Skeletonized Elm Leaf Beetle

Pest Damage in the Garden

Cary, NC – Summer is here with hot days and a great deal of humidity since it has rained so much in North Carolina. Great conditions for lots of pests in the garden, some good and some bad. 

Insects and What They Can Do

In a typical backyard, there are about 1000 different species of insects but only 3 percent are actually harmful to your plants. Most of this damage occurs in two ways: chewing and/or sucking on the plant. If you can identify what is hurting your plant, you can usually take care of the problem.

I have some great pictures of common issues you probably are seeing now and some suggestions on what to do. Always know that you can contact the Extension Master Gardener Help Line, 919 250-1084, and they will help identify the problem and give you a solution.

To start, look for typical damage signs such as frass (insect larvae excrement), feeding traces, castings, dead bodies and nests.  This is not as easy as it sounds but once you see a problem a few times, you will be an expert!

Chewing Damage

  • Entire leaf consumed (possible exception of the midvein), caterpillars such as cankerworms, distinct sections of leaves missing

Left to right: Fall Web Worm, Leaf Cutter Bee.

  • Leaf skeletonized: slugs, beetles, pear slug (pear sawfly larvae)
Skeletonized Elm Leaf Beetle

Skeletonized Elm Leaf Beetle

  • Leaf rolled into tube or tied together with silken threads: leafrollers and leaftiers (caterpillars from moths)
Bug4

Thrips damage to a Tomato Leaf

  • Tunnels between the upper and lower leaf surfaces.
Leaf Miners

Leaf Miners

  • Leaf falls in early summer. Slicing leaf lengthwise reveals insect larva: leaf stalk borers, larva of small moth or sawfly, maple petiole borer
  • General decline of the entire plant or a specific branch. Holes in the bark: borers, bark beetles, pitch moths
  • General decline of plant, chewed areas of roots: root feeders—larval stages of weevils, beetles, and moths, including sod webworm, Japanese beetle

Sucking Damage

  • Spotting or stippling on leaf: aphids, leafhoppers, lygus bugs, thrips
Spider mites on roses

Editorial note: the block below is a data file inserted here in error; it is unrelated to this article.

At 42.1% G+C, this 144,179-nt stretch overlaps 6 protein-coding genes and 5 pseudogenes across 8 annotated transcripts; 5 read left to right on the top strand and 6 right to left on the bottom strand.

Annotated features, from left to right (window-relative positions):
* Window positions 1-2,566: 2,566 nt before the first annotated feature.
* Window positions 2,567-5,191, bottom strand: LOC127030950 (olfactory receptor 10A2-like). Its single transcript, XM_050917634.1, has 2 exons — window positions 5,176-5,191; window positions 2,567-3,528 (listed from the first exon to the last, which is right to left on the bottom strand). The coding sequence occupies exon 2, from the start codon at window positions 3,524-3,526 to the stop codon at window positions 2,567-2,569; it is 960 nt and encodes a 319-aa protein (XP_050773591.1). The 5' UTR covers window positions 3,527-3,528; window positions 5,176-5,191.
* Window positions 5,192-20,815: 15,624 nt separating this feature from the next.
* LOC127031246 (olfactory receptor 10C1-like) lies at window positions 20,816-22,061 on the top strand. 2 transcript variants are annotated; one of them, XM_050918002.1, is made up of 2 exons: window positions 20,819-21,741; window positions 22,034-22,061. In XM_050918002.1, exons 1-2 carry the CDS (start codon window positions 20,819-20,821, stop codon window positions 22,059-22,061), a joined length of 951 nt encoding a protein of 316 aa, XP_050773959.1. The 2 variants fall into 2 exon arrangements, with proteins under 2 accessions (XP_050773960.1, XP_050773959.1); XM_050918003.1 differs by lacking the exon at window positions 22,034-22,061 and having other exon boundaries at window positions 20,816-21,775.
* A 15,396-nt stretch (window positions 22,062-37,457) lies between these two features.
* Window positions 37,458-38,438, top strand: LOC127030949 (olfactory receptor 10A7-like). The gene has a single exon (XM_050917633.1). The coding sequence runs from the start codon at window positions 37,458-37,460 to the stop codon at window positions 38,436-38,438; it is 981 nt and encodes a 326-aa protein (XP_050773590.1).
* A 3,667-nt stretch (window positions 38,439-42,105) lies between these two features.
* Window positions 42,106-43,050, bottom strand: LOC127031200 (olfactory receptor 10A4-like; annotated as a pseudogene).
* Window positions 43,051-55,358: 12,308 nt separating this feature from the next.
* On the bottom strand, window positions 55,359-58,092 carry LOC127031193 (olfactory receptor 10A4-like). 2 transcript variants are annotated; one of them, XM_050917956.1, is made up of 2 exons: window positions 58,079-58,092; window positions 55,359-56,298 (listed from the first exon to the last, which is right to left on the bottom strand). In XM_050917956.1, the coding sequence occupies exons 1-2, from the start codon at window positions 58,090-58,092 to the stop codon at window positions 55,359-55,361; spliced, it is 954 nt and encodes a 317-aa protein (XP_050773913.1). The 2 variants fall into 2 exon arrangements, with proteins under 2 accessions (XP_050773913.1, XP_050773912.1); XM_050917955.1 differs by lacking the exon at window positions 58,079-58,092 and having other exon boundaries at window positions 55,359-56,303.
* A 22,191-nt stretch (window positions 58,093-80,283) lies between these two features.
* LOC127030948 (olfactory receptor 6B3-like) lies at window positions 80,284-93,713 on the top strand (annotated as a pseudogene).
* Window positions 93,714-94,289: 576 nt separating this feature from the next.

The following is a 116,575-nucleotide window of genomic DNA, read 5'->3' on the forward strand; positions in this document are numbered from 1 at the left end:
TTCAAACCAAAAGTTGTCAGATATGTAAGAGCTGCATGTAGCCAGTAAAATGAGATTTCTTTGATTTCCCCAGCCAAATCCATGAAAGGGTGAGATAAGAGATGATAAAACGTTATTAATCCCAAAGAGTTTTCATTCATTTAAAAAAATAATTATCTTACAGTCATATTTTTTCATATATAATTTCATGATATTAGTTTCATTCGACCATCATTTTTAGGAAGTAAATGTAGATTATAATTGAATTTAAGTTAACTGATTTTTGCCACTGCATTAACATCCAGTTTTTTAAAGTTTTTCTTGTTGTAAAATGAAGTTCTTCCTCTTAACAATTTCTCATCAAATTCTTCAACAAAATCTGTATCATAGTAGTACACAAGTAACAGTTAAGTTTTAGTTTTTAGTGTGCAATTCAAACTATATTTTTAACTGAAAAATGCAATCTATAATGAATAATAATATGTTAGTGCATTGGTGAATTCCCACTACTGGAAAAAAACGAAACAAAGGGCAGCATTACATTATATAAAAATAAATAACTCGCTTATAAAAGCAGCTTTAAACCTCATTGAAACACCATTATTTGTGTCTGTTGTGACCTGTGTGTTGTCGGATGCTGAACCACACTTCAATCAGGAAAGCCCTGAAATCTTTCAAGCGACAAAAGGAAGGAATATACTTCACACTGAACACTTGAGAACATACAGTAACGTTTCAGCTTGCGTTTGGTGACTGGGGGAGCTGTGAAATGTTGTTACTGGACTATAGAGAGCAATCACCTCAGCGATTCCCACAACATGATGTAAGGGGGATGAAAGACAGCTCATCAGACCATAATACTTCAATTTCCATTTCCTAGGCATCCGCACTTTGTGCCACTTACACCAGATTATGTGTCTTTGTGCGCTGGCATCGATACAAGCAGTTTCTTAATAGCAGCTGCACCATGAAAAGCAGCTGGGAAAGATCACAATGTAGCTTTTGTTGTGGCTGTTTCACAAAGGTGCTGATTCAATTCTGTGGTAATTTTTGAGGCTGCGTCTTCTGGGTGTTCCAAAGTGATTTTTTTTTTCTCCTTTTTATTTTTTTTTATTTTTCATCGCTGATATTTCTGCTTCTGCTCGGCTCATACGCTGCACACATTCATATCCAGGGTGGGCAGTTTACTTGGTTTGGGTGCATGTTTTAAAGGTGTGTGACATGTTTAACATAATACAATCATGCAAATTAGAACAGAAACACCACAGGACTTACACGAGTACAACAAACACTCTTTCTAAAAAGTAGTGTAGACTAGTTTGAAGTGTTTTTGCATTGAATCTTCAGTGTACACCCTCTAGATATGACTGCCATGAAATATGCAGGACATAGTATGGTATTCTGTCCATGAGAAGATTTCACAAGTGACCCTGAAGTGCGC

Spider mites on roses

  • Stipple pattern on leaf: leafhoppers, mites
  • General/uniform stippling, flecking, bronzing or an off color: lace bugs on azalea, some thrips
  • Leaf curling or puckering: severe aphid infestations, thrips
  • Leaf & stem distortion associated with off-color foliage: aphids
  • General decline of entire plant or section of a plant: scales, mealy bugs.  Look for honeydew, (sticky liquid excreted by the pest)
  • Damaged or split twigs: egg laying, treehoppers & cicadas

Pest Management

The most important step is to keep an eye on your plants weekly so you can catch the problem early. Healthy plants have the best outcome.

Avoid planting the same plant in the same area each year; rotate plants! This is especially true of vegetable plants in which many pests hibernate or lay eggs that will just be back next year.

  • Pick some insects off your plants. I have always done this with Japanese beetles. I knock them into a pail of water. It’s a great way to save the plant and keep them from laying eggs for next year
  • Keep control of your weeds, which harbor insects such as spider mites
  • Barriers such as crushed eggshells around a plant will discourage slugs
  • Biological control such as Bt, (Bacillus thuringiensis). This is a safe bacterium that will kill caterpillars. This has shown to be effective on over 400 species!
  • Lastly, if you do decide to use an insecticide there are many natural ones you can use such as Citrus oils, Neem or Pyrethrin. Horticultural Oils will work well but mainly as a preventative. Man-made options should be used sparingly so you avoid harming beneficial insects.

For more information and details, you can consult the Extension Gardener Handbook.


Story by Melody HughesPhotos courtesy of, in order, the U.S. Fish and Wilidlife Service-Midwest Region, Jack SkipworthJacinta Llunch ValeroKatie Mims and Scot Nelson.